one maryland one book 2021
Join your friends and neighbors in reading this year’s One Maryland One Book selection with the theme of “hope:” Ross Gay’s The Book of Delights: Essays.
Encouraging a love of reading and a deeper sense of community, One Maryland One Book is like a statewide book club. Every Marylander is invited to participate through one of the hundreds of events happening around the state.
In a friendly competition, students in grades 6-12 immerse themselves in a facet of history that interests them by researching it in-depth and presenting it in a creative way.
This unique cultural collaboration between the Smithsonian Institution and Maryland Humanities brings high-quality traveling exhibitions to small communities across the state, who make locally focused companion exhibits.
Veterans Book Groups aim to bring veterans of all eras together to talk about military experiences and returning to civilian life while providing an informal, supportive environment for discussion, spurred by the shared reading of literature.
A guided walking tour through Baltimore’s Mt. Vernon neighborhood visits the homes and haunts of some of our state’s literary legends, providing insights into the contexts and influences of their work.
With our network of partners, MCFB develops and supports literary programs that promote and celebrate books, reading, libraries, Maryland writers, and the state’s literary heritage.
Maryland Humanities brings oral history training to schools and communities with Maryland Voices, an oral history project led by Maryland Humanities staff and trained oral historians.
“Over the past few years, I have noticed a decline in the number of students who read for pleasure. This type of contest certainly fosters that love of reading.”
“History Day has taught men how to interpret and effective use primary sources in my writing to create and support claims. Now I am much more likely to explore databases, go to libraries, and explore further external sources for credible and effective sources.”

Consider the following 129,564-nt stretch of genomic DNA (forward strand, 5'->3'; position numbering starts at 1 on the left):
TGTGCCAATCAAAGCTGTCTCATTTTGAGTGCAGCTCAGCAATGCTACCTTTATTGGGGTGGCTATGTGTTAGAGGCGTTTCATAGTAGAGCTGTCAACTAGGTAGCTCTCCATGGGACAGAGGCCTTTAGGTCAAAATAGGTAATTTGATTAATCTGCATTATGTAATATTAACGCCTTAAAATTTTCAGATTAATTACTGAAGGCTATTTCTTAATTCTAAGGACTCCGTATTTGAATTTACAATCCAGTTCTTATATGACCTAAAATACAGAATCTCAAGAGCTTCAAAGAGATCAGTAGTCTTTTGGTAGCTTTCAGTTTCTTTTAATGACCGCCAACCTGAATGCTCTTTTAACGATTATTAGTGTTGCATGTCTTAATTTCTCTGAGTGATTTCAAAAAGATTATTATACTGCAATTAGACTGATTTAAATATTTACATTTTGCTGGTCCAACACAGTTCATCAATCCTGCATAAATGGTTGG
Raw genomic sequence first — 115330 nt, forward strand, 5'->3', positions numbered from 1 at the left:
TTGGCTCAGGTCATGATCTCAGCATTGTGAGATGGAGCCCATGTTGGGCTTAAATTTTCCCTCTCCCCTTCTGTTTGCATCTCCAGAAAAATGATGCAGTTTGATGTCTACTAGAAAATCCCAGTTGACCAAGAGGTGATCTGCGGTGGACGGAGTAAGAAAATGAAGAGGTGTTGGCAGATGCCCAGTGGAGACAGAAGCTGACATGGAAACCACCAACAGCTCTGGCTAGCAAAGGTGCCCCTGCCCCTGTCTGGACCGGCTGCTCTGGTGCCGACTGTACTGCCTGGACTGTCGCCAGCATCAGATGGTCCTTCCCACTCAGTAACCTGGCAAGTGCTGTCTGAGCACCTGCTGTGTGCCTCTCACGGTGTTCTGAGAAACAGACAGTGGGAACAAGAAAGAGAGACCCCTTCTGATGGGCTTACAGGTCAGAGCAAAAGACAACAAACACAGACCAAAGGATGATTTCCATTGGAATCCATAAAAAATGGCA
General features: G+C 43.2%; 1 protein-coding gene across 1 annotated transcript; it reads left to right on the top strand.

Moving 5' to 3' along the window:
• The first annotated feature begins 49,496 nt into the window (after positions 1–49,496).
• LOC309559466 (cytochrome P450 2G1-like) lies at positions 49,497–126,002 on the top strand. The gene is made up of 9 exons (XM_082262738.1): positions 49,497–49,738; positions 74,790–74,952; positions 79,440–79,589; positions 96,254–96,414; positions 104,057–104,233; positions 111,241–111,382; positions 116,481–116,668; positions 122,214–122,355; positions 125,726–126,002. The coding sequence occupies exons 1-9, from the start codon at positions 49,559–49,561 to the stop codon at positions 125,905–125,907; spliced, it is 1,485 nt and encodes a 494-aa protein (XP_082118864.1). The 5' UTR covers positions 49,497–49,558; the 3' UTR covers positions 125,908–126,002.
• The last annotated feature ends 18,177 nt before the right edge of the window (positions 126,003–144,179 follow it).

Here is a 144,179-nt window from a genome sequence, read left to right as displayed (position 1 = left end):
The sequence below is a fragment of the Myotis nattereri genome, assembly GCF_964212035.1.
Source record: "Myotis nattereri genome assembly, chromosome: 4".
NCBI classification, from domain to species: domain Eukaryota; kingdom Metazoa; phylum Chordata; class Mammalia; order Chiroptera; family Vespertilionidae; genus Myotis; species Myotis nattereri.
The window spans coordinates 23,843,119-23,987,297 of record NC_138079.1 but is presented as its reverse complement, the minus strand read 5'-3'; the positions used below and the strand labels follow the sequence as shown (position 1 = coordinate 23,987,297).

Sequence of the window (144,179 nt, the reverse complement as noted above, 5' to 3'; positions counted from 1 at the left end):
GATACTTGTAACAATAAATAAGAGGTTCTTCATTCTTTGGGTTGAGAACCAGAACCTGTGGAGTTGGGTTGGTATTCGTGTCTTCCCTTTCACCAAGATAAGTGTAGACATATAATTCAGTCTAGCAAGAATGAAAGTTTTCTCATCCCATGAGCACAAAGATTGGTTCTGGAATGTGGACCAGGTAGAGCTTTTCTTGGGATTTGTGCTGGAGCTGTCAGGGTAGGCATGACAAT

“[The Walking Tour] was a delight: loved the audience-participation with the quotations; great history and anecdotes from the guides; they were excellent at asking provocative questions of the participants, eliciting thought and engagement; good pace, even for someone slow walking.”
“[I enjoyed the] thoughtful discussion about complex social issues that gave me hope for our future.”
“I feel very proud and happy that I did this, it motivates me to learn more about history. My opinion of history has changed. It made me more motivated to learn about history and it seems much more interesting now.”
“The humanities allow us to learn about lives and experiences that are different than our own through compelling and engrossing experiences.”
“I completed the book club with 22 students, all of them on the JV football team – so not your stereotypical group of book club attendees. On the last day of our book club experience I asked students for some feedback and also asked if they would be interested in participating in another book club. Nearly all of them said that this was the first time they had ever participated in a book club, and a few said it was the first time they had actually read an entire book. I keep hearing back from them, too, [asking] ‘When is the next book club starting up?’. The discussions we had were powerful and meaningful–this was truly one of the most moving experiences I have had as an educator.”
Humanities matter because humanity matters. The best thoughts, the highest questions, the most profound actions of courage and sacrifice are found in written accounts, art, and creative expressions throughout the ages. To study the humanities is to study oneself in a way that develops cultural literacy, critical thinking, and emotional intelligence.
“The opportunity to host the Smithsonian’s “The Way We Worked” exhibition allowed Sumner Hall to develop meaningful companion exhibits that can remain open to the public in the future. Exhibitions across the county were co-curated by community tradition-bearers, scholars, and college students, empowering citizens of diverse backgrounds to work together to tell their own often-untold stories.”
“[One Maryland One Book] taught me how much we need to talk and listen to one another.”